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Not to be confused with Travesti (theatre) or Travesty (disambiguation).

In some cultures, especially in South America, a travesti is a person who was assigned male at birth who has a feminine gender identity. Travestis have been described as a third gender, but not all see themselves this way.

Travesti was initially a pejorative term, but has been reclaimed as a political noun by Argentinian and Peruvian travesti activists.[1]

In French-speaking countries, travesti means transvestite, anyone who is dressing up as the opposite sex. In the Greek language, the same word (τραβεστί) is also used to describe people of the third gender, who might engage in prostitution.[2] 'Travesti' derives from 'trans-vestir', or 'cross-dress'.

Travestis' feminine identity includes feminine dress, language, and social and sexual roles. Travestis may modify their bodies with industrial silicone injections, breast implants, or birth control pills, but do not desire sex reassignment surgery. Liquid silicone became popular among South American travestis in the 80s.[3]

Travestis emerged as a distinct social group in the 70s.[4]

Third gender[edit]

Travestis can be contrasted with transformistas (drag queens), who dress as women for performance and entertainment. As with other non-Western sex and gender identities, travestis do not easily fit into a Western taxonomy that separates sex and gender. Some writers in the English language have described travestis as transgender or as a third gender. Don Kulick described the gendered world of travestis in urban Brazil as having has two categories: "men" and "not men", with women, homosexuals and travestis belonging to the latter category.[5] In her 1990 book, From Masculine To Feminine And All points In Between, Jennifer Anne Stevens defined travesti as "usually a gay male who lives full time as a woman; a gay transgenderist."[6] The Oxford English Dictionary defines travesti as "a passive male homosexual or transvestite."[7]

Similar identity communities found in other countries include femminiello, kathoey and hijra.

As denial of pre-legal womanhood[edit]

The use of this term, however, is also used for transfeminine people with self-identification identities other than travesti (such as literal translations of transsexual woman, transgender woman, trans woman and so on), a politically loaded term, who are still not legally female, especially those who decide some forms of legally requested body modification, or those who for however reason still did not undergo such practices.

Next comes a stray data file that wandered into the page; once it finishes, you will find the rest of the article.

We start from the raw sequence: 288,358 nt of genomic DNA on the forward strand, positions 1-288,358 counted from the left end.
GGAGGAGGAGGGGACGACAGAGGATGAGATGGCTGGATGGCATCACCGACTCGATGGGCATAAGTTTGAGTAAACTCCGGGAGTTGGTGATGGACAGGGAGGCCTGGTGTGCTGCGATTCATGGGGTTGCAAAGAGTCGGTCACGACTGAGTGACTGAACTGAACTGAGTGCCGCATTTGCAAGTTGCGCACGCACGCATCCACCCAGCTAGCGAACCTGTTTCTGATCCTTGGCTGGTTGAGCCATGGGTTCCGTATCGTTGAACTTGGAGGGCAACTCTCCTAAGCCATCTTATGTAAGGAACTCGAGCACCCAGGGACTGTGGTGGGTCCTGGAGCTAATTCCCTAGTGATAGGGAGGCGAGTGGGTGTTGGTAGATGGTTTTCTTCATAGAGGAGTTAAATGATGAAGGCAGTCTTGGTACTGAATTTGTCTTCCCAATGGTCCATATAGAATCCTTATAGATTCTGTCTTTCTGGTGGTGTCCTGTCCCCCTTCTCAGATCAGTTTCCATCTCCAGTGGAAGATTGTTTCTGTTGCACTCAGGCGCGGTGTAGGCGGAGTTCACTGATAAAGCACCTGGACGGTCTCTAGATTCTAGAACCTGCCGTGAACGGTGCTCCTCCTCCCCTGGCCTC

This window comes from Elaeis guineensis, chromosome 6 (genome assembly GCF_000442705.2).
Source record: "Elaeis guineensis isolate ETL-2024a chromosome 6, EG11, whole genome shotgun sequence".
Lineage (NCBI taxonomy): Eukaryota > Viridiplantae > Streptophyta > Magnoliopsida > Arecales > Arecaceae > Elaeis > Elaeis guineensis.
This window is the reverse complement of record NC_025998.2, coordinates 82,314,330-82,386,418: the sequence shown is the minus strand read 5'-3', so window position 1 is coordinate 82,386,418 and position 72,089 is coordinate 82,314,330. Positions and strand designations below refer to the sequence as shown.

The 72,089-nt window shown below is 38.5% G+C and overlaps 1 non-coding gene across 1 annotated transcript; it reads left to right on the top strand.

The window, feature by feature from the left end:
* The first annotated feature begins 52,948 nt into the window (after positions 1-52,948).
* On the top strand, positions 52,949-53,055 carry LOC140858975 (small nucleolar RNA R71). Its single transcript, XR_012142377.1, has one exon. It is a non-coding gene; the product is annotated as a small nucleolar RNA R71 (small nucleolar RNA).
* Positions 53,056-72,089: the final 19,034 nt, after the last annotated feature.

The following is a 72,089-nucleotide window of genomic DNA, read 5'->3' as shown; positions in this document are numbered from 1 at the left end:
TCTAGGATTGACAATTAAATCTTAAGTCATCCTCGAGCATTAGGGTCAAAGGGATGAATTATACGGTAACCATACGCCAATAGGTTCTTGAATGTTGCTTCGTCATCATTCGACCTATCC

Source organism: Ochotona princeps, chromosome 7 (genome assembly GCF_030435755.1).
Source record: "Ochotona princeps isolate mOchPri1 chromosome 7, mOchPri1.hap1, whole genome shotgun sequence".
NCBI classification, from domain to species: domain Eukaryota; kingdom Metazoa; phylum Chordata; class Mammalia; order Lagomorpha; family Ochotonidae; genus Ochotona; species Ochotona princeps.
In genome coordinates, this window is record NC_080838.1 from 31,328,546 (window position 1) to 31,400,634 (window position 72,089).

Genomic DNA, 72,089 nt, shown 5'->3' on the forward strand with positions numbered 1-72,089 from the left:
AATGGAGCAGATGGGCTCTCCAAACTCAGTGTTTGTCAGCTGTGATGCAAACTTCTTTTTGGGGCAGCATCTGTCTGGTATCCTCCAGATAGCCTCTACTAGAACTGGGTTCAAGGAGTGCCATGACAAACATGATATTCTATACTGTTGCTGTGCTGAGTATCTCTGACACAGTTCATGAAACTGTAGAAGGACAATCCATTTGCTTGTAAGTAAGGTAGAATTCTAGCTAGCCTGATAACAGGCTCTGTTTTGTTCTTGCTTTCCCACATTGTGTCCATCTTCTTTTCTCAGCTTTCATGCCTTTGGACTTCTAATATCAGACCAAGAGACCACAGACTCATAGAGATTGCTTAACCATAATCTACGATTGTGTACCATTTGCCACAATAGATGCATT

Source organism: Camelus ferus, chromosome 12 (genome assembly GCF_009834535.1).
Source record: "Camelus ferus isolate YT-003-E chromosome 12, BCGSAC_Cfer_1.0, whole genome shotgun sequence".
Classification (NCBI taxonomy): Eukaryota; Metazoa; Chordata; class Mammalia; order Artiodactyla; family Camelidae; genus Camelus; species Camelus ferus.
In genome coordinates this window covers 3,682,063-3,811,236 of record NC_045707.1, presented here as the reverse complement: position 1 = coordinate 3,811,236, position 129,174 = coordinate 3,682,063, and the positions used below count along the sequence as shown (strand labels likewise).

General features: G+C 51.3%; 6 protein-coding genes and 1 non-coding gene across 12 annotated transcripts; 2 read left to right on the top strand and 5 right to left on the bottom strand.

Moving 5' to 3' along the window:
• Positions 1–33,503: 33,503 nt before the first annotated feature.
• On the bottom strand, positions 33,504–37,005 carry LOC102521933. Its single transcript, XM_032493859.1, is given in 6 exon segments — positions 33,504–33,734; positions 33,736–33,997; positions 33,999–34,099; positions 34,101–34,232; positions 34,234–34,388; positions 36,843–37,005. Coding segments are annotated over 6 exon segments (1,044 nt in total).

This genitalization of transgender identities is condemned by local activists and their allies, but still highly prevalent, up to the pervasive use of male pronouns by media of people known to be travestis when the standard linguistic use by the travesti themselves to refer to their kind is the one defined by feminine ones.

Transgender people of non-binary gender identities that are not feminine with seemingly feminine gender expression or seemingly feminine-headed body modifications might also be misgendered for the same reasons, aside disregard for the concept of a gender other than man or woman and people who feel like belonging in them (binarism, also known as discrimination towards non-binary gender persons). Usually, the concept of gender-neutral language in Spanish and Portuguese is regarded as a post-modern substandard construct that characterizes use of "improper language" by vehicles of mass information and ink-written media in general.

Sex industry[edit]

Travestis often work in prostitution and pornography. One travesti organisation in Argentina reported in 2005 that 79% of the 302 travestis interviewed in Buenos Aires and Mar del Plata work principally as prostitutes.[8]

In Mexico, travesti sex workers are among the groups most affected by HIV.[9]

See also[edit]


  1. ^ "Reclaiming Travesti Histories". 
  2. ^ Λεξικό της κοινής νεοελληνικής
  3. ^ Calkin, Jessamy (5 June 1994). "The silicone sisterhood: Among Brazil's poor, there are three sexes: Men, women and travestis -biological males who have changed themselves by art and science into something very close to females. Many use liquid silicone injections in order to enhance the transformation; but the cost, for some, can be terrible". The Independent (London). 
  4. ^ Garcia, Marcos. "Issues Concerning the Informality and Outdoor Sex Work Performed by Travestis in Sa ˜ o Paulo, Brazil". 
  5. ^ Kulick, Don (1998). Travesti: Sex, Gender, and Culture among Brazilian Transgendered Prostitutes (Chicago: University of Chicago Press, 1998)
  6. ^ Stevens, Jennifer Anne (1990). From Masculine To Feminine And All points In Between. Cambridge, MA 02238: Different Path Press. ISBN 0-9626262-0-1. 
  7. ^ Oxford English Dictionary. Cambridge, MA 02238: Oxford University Press, USA. 1989. ISBN 978-0-19-861186-8. 
  8. ^ La gesta del nombre propio, edited by Lohana Berkins and Josefina Fernández for ALITT (Asociación de Lucha por la Identidad Travesti y Transgenero, "Association for the Fight for Travesti and Transgender Identity"), published by Ediciones de Plaza de Mayo, Buenos Aires, 2005
  9. ^ "Sex work in Mexico: vulnerability of male, travesti, transgender and transsexual sex workers" 11 (2). 2009. doi:10.1080/13691050802431314. 


  • Kulick, Don (1998), Sex, Gender, and Culture among Brazilian Transgendered Prostitutes (Chicago: University of Chicago Press, 1998) ISBN 978-0-226-46100-7
  • Prieur, Annick (1998), Mema’s House, Mexico City: On Transvestites, Queens, and Machos (Chicago: University of Chicago Press, 1998) ISBN 0-226-68257-9
  • Fernández, Josefina (2004) Cuerpos desobedientes: de género, Buenos Aires, Edhasa, 2004.
  • González Pérez, César O. (2003) dos al desnudo: homosexualidad, identidades y luchas territoriales en Colima, México, Miguel Angel Porrúa, 2003.